When you take your helmet off, find a secure, flat place for it. That might mean setting it on the ground, securing it on a rack, or stowing it on a shelf. On some bikes, putting it on the gas tank may expose it to gas fumes. If you place it on the seat, make certain it can't roll off.

If you plan to use a radio or intercom when you ride, find a model that doesn't require drilling speaker holes in your helmet's structure. Before you purchase your speakers, check your state's laws. Some states prohibit helmet speakers.

Replacing Your Helmet

Plan to replace your helmet if it is involved in a New Hampshire motorcycle crash; it probably absorbed some impact shock. Some helmet manufacturers will inspect and, when possible, repair a damaged helmet. If you drop your helmet and think it might be damaged, take advantage of this service.

Most helmet manufacturers recommend replacing your helmet every two to four years. If you notice any signs of damage before then, replace it sooner.

Why replace a helmet every few years if it doesn't appear damaged? Its protective qualities may deteriorate with time and wear. The chin strap may fray or loosen at its attaching points or the shell could be chipped or banged. Probably the best reason, however, is that helmets keep improving in quality. Chances are that the helmet you buy in a couple of years will be better, stronger, lighter, and more comfortable than the one you own now. It might even cost less!

Can't remember when you bought your present helmet? Check the chin strap or permanent labeling. Since 1974, all helmets must have the month and date of production stamped on it. If there's no date at all, you should definitely replace your helmet now!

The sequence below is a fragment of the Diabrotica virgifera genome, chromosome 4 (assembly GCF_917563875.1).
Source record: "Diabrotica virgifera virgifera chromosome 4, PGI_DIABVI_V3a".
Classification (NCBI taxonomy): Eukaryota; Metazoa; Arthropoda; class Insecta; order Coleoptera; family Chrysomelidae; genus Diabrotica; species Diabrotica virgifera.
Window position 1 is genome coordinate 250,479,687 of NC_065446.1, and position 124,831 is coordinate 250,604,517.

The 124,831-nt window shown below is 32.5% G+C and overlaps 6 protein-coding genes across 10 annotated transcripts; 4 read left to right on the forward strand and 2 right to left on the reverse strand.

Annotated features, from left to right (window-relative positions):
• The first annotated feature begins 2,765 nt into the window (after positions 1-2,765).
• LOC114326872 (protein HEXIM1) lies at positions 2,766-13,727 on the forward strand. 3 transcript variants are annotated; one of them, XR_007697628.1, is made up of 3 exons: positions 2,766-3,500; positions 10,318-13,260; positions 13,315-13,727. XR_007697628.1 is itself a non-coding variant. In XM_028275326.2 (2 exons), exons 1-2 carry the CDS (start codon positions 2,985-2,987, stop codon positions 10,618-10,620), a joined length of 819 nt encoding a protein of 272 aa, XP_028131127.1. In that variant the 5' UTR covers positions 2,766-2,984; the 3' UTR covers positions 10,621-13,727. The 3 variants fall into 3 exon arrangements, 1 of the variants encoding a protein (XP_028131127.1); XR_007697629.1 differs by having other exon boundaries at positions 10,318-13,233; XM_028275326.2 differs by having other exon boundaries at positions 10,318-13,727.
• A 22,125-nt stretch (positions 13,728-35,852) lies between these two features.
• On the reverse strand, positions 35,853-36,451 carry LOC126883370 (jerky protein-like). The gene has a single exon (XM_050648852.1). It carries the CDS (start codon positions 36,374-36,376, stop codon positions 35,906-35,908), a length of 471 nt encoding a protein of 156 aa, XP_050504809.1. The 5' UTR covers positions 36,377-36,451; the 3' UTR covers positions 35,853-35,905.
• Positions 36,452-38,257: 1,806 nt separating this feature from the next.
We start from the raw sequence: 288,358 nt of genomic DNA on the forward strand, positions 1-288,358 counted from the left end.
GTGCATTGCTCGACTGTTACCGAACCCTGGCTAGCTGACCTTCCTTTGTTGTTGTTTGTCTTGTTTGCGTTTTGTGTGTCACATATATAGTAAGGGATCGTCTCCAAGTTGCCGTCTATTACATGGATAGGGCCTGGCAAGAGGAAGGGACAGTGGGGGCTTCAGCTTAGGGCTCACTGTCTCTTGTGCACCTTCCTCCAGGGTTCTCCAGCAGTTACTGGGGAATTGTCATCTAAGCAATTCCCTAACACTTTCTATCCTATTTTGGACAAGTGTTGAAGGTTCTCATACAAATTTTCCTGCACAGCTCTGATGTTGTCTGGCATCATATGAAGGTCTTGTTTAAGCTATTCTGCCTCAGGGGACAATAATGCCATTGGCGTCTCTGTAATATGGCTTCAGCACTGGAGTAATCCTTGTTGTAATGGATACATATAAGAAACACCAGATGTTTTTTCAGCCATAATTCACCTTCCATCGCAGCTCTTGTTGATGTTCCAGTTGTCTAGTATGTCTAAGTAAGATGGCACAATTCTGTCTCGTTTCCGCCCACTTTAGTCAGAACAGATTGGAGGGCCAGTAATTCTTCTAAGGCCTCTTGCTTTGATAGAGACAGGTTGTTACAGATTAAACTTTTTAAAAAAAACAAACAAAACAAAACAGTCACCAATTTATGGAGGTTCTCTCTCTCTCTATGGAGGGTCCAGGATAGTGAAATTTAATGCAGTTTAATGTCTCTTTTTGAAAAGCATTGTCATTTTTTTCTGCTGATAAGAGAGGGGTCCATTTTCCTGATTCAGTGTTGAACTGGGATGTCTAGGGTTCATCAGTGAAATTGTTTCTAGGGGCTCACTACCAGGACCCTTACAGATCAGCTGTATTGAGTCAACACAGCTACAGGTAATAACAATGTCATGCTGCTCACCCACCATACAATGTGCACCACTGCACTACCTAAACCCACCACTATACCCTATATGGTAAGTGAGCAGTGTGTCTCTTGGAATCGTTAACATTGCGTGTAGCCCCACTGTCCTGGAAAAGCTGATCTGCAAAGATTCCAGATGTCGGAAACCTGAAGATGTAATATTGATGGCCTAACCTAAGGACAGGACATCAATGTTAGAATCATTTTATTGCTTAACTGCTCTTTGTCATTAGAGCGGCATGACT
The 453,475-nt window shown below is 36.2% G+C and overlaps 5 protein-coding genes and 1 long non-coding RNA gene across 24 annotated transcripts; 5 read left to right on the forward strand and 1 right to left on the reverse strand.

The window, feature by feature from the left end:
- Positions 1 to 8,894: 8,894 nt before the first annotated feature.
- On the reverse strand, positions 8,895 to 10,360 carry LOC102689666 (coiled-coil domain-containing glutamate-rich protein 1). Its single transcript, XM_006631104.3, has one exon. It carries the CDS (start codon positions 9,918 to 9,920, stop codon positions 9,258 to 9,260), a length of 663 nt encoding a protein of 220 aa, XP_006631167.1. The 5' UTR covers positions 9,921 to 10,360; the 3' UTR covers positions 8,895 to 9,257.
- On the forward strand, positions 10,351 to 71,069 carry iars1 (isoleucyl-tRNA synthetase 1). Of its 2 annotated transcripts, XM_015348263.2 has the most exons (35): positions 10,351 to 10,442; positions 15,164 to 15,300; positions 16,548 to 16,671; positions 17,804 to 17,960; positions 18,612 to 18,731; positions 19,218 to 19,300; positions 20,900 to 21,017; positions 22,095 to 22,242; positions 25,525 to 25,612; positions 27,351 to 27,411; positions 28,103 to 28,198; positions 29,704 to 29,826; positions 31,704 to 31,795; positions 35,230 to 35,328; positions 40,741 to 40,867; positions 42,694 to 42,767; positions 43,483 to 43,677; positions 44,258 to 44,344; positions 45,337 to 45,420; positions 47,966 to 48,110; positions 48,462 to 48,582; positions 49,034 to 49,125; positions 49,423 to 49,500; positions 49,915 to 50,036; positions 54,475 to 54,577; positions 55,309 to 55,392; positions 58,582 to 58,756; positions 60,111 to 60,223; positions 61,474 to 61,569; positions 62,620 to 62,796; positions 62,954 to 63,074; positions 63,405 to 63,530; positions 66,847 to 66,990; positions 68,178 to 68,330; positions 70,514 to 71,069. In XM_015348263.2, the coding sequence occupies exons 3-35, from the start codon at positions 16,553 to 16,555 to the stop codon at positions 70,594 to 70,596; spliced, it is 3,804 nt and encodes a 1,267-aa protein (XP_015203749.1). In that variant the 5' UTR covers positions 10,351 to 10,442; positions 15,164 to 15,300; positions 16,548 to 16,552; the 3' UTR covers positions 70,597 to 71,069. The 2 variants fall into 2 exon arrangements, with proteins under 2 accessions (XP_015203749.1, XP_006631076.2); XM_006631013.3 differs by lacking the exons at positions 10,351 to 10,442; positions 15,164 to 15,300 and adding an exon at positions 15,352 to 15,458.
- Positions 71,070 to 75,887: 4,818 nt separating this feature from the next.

State Helmet Requirements
  • Reflectivity Many states require a specific amount of reflectivity material on a helmet. Check with your dealer to be sure the helmet you plan to purchase meets the requirements. Ask if it will be damaged if you do apply reflective tapes or decals to it. Again, read the manufacturer's information. Your local motor-vehicle department can give you exact information on the location and number of square inches of reflectivity material required in your state.
  • Helmet Laws Wearing a helmet properly strapped on your head is mandatory in many states. Laws are always changing, so double check with the state motor vehicle department for the most current information. Planning on a tour through several states? State laws apply to travelers as well as state residents. Don't leave home without the information you need. Better yet, don't leave home without wearing your helmet.
  • Getting More Information There are many things to consider when buying a helmet. Get ALL the information you can. Talk with an MSF-certified Motorcycle RiderCourse® Instructor, your local motorcycle dealer, and other riders. Contact helmet manufacturers and read their literature. Consult recent motorcycle-enthusiast magazines for up-to-date information to help in your decision.

Beyond wearing protective headgear, motorcyclists can take other commonsense steps to protect themselves while cruising the open roads:

  • Take the safety courses required to get a motorcycle license and refresher courses as needed.
  • Wear gear such as a heavy-leather jacket and leather pants to protect your body.
  • Never ride under the influence of alcohol or drugs.
  • Know your limits – don't ride at speeds in excess of your ability to control your bike.
  • Don't travel off-road or on other uneven surfaces until you've learned how to handle the bike under these conditions.
  • Make sure you and your bike are visible to other drivers, especially at night by utilizing lights and reflectors.
  • Check your motorcycle before you go out for a ride to ensure it is functioning properly.
  • Take your bike in for regular maintenance.
  • Avoid riding in poor weather conditions like rain, snow or ice.

Unfortunately, you can follow all the sensible rules for safe motorcycle riding and still wind up the victim of an accident. Automobile and truck drivers can be careless when it comes to passing you on the road, checking their blind spots before changing lanes and otherwise making moves that endanger you and your passenger. If the worst happens, and you suffer injuries due to a motorcycle crash, you should contact a New Hampshire personal injury law firm like Tenn and Tenn, P.A. We have the experience to assist you with any legal action necessary.

Page reprinted in part from the Motorcycle Safety Foundation.